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Land of New York State

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Land. During the Ice Age, which ended about 10,000 years ago, a thick sheet of ice spread across almost all the area of what is now New York. It formed many of the state's most striking natural features.
New York State Rivers
New York has eight distinct land regions. The Atlantic Coastal Plain covers Long Island and Staten Island, residential districts of New York City that lie off the south-eastern tip of the state's mainland. Fishing and farming take place on the plain. Long Island is also a popular summer resort area.
The New England Upland, a region of hills and low mountains, extends along the lower half of New York`s eastern border. Also in the region is Manhattan Island, the heart of New York City.
The Hudson-Mohawk Lowland covers most of the Hudson River Valley and the Mohawk River Valley. The lowland provides the only natural navigable passage through the Appalachian Mountains.
The Adirondack Upland is a roughly circular hill and mountain region in northeastern New York. The Adirondack Mountains are perhaps the oldest in North America. The region is a popular recreation area.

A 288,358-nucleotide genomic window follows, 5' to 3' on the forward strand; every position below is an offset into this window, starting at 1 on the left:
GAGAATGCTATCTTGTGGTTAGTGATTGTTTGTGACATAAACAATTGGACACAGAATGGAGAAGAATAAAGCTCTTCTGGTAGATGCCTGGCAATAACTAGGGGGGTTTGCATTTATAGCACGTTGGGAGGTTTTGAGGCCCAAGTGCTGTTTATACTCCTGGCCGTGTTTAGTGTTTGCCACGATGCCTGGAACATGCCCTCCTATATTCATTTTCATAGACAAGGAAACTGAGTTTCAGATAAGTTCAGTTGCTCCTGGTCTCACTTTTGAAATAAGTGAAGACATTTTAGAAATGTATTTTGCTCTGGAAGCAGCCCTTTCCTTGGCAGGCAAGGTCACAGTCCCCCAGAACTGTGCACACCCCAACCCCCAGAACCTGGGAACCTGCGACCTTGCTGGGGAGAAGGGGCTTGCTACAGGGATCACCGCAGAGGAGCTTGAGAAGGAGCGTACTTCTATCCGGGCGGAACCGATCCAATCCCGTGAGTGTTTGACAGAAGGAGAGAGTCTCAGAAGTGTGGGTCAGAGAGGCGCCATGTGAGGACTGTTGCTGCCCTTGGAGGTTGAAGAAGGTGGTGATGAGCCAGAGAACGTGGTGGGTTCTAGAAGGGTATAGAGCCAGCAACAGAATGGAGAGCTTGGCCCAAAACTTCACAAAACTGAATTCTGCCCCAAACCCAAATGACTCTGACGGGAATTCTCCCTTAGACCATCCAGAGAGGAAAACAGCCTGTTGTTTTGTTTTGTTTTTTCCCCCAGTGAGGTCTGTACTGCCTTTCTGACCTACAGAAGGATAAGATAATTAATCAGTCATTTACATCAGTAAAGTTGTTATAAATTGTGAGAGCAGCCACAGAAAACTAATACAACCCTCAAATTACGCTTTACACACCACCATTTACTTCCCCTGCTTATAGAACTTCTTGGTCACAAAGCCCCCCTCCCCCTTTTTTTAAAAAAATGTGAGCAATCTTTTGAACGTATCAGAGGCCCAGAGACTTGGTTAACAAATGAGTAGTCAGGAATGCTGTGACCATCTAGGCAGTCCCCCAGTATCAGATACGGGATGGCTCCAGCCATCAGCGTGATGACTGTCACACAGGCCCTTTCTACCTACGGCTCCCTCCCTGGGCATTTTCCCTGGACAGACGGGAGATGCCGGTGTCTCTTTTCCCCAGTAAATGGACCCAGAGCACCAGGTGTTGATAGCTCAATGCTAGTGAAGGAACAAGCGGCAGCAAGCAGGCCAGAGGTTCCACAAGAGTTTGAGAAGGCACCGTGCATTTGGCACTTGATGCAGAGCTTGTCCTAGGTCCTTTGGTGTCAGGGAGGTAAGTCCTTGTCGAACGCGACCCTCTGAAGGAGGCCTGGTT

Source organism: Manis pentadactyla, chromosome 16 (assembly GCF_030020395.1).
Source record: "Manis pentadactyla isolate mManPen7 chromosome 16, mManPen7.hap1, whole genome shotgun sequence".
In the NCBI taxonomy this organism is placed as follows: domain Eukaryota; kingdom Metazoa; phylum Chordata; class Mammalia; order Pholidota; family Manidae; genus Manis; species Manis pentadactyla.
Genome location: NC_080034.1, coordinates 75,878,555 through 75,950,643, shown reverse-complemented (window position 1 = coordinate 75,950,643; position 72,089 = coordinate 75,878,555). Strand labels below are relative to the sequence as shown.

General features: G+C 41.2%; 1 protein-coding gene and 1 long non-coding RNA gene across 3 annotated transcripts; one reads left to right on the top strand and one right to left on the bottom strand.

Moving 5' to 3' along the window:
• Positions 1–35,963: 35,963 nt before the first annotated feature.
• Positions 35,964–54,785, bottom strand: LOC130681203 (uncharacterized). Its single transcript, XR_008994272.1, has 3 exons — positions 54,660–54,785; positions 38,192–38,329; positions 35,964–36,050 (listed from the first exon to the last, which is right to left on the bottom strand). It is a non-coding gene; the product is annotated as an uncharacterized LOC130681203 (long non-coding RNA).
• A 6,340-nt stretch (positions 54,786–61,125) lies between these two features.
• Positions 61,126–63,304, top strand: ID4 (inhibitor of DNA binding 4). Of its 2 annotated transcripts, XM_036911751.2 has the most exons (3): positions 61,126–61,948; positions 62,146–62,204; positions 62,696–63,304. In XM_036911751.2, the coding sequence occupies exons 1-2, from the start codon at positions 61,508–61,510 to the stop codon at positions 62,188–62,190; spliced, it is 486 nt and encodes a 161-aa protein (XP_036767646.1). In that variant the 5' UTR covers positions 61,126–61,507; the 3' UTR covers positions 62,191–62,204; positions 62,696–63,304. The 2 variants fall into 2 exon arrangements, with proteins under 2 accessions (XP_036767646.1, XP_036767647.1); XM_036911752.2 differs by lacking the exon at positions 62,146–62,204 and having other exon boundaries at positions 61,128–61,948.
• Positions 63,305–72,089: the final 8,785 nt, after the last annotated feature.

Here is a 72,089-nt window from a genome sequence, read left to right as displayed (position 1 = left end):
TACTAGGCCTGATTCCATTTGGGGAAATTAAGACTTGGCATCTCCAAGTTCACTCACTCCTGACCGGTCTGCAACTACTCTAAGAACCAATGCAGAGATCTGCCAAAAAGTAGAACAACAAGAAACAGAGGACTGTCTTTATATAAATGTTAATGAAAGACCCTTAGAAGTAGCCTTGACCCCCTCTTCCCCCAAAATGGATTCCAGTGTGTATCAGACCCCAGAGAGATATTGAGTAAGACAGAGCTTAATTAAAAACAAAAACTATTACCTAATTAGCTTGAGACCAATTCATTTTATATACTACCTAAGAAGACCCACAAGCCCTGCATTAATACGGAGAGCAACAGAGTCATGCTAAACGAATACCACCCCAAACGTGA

The Tug Hill Plateau, an isolated part of the Appalachian Plateau, is a relatively flat, rocky area with a harsh climate. It receives more snow than anywhere in the United States east of the Rocky Mountains.
The St. Lawrence Lowland lies along the south bank of the St. Lawrence River and north of the Adirondack Upland. The land in this region is level or rolling.
The Erie-Ontario Lowland is a low plain south and east of Lake Erie and Lake Ontario. It has many swamps and oval-shaped hills called drumlins. Fruit farming is a specialism in its fertile soils. The Niagara River forms its famous waterfall in this region.
New York State LandNew York City has one of the world's great natural harbours. The state's most important rivers, the Hudson and the Mohawk, form one of the country's important trade routes. Most of New York's several thousand lakes lie in the Adirondack region of northeastern New York. Lake Erie and Lake Ontario, which form part of the U.S.Canadian border, are New York's largest lakes.The Appalachian Plateau, also known as the Allegheny Plateau, covers much of the southern half of the state. In the western and central portions of the plateau, ice-deepened valleys separate broad uplands. At the Finger Lakes, the deepest valleys are now occupied by long, deep lakes. The Catskill Mountains, an all-year- round holiday area, rise in the south and east.


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